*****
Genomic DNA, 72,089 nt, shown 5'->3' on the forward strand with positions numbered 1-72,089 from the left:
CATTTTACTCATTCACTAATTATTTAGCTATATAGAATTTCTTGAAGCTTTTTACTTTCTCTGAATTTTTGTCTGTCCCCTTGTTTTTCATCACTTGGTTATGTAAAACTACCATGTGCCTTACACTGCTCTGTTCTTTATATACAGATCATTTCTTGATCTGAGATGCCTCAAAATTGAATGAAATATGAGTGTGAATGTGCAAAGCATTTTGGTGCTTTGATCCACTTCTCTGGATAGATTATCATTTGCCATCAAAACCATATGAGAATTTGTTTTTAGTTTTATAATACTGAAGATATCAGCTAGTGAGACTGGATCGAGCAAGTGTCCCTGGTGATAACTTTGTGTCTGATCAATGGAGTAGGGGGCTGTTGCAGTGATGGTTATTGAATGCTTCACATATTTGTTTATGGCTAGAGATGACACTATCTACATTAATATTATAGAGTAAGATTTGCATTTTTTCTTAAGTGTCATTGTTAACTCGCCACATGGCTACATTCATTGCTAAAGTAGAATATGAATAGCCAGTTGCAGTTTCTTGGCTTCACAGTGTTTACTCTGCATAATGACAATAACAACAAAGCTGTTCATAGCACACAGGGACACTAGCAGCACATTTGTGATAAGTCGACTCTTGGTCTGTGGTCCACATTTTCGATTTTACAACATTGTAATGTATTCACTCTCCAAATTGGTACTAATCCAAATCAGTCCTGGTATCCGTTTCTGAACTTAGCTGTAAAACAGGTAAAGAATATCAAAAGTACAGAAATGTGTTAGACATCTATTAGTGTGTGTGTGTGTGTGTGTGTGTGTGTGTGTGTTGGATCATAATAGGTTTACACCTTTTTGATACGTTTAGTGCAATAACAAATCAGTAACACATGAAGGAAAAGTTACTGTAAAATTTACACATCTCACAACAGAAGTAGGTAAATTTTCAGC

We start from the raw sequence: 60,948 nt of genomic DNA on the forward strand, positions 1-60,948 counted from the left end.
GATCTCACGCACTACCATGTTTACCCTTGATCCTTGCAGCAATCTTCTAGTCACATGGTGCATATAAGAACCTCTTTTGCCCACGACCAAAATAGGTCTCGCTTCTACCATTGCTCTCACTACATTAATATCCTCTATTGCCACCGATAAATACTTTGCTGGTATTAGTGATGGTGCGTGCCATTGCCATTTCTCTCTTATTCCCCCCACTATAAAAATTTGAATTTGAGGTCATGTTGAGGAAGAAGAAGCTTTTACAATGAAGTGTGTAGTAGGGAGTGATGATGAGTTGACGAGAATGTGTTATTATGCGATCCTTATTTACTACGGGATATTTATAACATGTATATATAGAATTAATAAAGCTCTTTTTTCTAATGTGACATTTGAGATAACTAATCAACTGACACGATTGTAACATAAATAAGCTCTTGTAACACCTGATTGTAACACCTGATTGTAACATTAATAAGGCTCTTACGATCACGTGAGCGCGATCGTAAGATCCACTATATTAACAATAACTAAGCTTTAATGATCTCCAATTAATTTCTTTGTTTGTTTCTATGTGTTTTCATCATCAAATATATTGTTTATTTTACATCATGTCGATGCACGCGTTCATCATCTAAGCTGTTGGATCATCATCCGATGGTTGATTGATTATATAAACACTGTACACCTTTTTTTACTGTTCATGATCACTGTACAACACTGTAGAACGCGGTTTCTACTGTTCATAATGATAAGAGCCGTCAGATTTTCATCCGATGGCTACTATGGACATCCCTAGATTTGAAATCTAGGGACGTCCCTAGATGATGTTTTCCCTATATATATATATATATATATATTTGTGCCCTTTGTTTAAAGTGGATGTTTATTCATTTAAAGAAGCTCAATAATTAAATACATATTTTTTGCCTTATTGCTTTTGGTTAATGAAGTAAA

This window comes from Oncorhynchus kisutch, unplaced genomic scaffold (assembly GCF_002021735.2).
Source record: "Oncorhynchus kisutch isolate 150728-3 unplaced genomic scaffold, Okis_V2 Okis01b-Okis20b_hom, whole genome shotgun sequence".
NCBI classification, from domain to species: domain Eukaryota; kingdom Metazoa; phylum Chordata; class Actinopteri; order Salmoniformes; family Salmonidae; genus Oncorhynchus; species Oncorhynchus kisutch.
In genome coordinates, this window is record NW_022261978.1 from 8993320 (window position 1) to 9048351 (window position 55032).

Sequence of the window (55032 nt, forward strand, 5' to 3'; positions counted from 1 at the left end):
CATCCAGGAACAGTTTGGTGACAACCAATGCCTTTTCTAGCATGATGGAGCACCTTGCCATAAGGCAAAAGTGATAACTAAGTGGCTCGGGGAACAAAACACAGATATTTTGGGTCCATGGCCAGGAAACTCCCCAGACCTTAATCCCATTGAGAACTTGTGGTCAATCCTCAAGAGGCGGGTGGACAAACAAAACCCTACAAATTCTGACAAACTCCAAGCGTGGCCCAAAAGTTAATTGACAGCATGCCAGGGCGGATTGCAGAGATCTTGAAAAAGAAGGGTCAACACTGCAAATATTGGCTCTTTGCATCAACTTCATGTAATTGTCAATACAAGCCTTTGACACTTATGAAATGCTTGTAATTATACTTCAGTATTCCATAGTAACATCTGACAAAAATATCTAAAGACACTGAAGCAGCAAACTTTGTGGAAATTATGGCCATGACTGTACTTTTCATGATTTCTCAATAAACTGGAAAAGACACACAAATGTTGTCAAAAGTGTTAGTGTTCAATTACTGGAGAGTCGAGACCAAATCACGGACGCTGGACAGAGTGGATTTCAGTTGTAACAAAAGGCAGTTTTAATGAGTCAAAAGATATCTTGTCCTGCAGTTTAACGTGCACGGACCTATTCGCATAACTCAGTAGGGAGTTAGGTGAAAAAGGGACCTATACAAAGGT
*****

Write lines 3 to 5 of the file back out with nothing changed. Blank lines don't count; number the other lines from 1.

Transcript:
We start from the raw sequence: 60,948 nt of genomic DNA on the forward strand, positions 1-60,948 counted from the left end.
GATCTCACGCACTACCATGTTTACCCTTGATCCTTGCAGCAATCTTCTAGTCACATGGTGCATATAAGAACCTCTTTTGCCCACGACCAAAATAGGTCTCGCTTCTACCATTGCTCTCACTACATTAATATCCTCTATTGCCACCGATAAATACTTTGCTGGTATTAGTGATGGTGCGTGCCATTGCCATTTCTCTCTTATTCCCCCCACTATAAAAATTTGAATTTGAGGTCATGTTGAGGAAGAAGAAGCTTTTACAATGAAGTGTGTAGTAGGGAGTGATGATGAGTTGACGAGAATGTGTTATTATGCGATCCTTATTTACTACGGGATATTTATAACATGTATATATAGAATTAATAAAGCTCTTTTTTCTAATGTGACATTTGAGATAACTAATCAACTGACACGATTGTAACATAAATAAGCTCTTGTAACACCTGATTGTAACACCTGATTGTAACATTAATAAGGCTCTTACGATCACGTGAGCGCGATCGTAAGATCCACTATATTAACAATAACTAAGCTTTAATGATCTCCAATTAATTTCTTTGTTTGTTTCTATGTGTTTTCATCATCAAATATATTGTTTATTTTACATCATGTCGATGCACGCGTTCATCATCTAAGCTGTTGGATCATCATCCGATGGTTGATTGATTATATAAACACTGTACACCTTTTTTTACTGTTCATGATCACTGTACAACACTGTAGAACGCGGTTTCTACTGTTCATAATGATAAGAGCCGTCAGATTTTCATCCGATGGCTACTATGGACATCCCTAGATTTGAAATCTAGGGACGTCCCTAGATGATGTTTTCCCTATATATATATATATATATATATTTGTGCCCTTTGTTTAAAGTGGATGTTTATTCATTTAAAGAAGCTCAATAATTAAATACATATTTTTTGCCTTATTGCTTTTGGTTAATGAAGTAAA

This window comes from Oncorhynchus kisutch, unplaced genomic scaffold (assembly GCF_002021735.2).